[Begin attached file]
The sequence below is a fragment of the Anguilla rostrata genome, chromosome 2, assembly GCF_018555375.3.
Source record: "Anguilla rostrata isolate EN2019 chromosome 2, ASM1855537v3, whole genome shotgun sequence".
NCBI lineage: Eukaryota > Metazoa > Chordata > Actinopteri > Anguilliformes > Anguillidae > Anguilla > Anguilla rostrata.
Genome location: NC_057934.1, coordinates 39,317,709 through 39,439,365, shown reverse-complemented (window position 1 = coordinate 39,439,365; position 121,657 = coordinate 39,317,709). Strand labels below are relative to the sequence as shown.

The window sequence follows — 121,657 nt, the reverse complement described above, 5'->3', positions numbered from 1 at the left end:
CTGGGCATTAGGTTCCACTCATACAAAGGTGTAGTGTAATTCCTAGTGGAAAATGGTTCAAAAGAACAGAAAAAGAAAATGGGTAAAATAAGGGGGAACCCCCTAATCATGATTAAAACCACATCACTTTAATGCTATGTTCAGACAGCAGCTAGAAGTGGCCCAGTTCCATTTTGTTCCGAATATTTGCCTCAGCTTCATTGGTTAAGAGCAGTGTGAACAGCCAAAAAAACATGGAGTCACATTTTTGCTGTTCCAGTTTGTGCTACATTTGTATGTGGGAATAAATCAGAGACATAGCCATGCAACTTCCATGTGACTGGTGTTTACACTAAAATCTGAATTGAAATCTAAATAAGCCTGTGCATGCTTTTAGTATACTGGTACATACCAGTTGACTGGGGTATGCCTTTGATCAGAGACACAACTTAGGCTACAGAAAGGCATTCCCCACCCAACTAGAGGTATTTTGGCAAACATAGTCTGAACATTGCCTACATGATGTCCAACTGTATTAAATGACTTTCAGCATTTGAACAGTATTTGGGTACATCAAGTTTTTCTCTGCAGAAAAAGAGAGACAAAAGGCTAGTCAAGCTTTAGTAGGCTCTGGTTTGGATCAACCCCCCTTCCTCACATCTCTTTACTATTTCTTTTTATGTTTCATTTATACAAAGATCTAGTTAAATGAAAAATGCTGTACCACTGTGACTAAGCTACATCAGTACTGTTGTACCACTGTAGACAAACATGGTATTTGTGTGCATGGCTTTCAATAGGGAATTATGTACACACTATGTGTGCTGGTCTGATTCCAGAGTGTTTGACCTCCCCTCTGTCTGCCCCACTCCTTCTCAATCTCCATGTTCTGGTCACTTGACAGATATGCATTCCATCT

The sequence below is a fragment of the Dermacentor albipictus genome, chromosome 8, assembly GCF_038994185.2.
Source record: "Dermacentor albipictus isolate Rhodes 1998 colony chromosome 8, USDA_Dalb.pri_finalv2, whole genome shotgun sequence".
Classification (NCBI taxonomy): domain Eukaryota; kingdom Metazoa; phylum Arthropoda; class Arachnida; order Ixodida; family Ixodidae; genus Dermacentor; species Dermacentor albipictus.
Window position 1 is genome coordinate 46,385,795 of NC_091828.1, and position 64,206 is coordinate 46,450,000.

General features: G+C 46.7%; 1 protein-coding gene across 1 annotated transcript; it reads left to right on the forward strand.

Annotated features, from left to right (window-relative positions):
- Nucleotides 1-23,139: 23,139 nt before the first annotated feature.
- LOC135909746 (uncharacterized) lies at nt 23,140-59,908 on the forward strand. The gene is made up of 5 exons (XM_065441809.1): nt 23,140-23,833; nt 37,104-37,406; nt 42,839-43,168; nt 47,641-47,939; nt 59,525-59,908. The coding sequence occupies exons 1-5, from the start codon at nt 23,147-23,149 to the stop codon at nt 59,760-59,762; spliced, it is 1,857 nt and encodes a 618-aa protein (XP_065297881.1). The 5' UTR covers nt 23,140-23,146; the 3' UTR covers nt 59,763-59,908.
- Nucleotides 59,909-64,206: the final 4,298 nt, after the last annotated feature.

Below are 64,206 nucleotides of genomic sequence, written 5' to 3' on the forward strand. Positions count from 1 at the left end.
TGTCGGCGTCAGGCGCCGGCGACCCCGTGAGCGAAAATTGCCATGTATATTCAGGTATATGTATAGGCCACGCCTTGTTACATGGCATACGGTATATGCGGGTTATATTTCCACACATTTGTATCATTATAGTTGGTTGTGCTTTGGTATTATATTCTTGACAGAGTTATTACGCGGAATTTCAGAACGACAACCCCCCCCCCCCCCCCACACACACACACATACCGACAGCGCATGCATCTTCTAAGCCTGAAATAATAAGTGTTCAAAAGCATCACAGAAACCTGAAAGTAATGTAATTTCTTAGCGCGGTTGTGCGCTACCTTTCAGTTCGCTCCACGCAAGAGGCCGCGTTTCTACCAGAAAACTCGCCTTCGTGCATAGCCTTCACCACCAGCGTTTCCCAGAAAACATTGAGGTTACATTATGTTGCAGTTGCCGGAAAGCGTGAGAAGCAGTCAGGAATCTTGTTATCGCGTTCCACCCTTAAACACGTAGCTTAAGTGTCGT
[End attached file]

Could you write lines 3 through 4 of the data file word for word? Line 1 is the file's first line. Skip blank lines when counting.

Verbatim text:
NCBI lineage: Eukaryota > Metazoa > Chordata > Actinopteri > Anguilliformes > Anguillidae > Anguilla > Anguilla rostrata.
Genome location: NC_057934.1, coordinates 39,317,709 through 39,439,365, shown reverse-complemented (window position 1 = coordinate 39,439,365; position 121,657 = coordinate 39,317,709). Strand labels below are relative to the sequence as shown.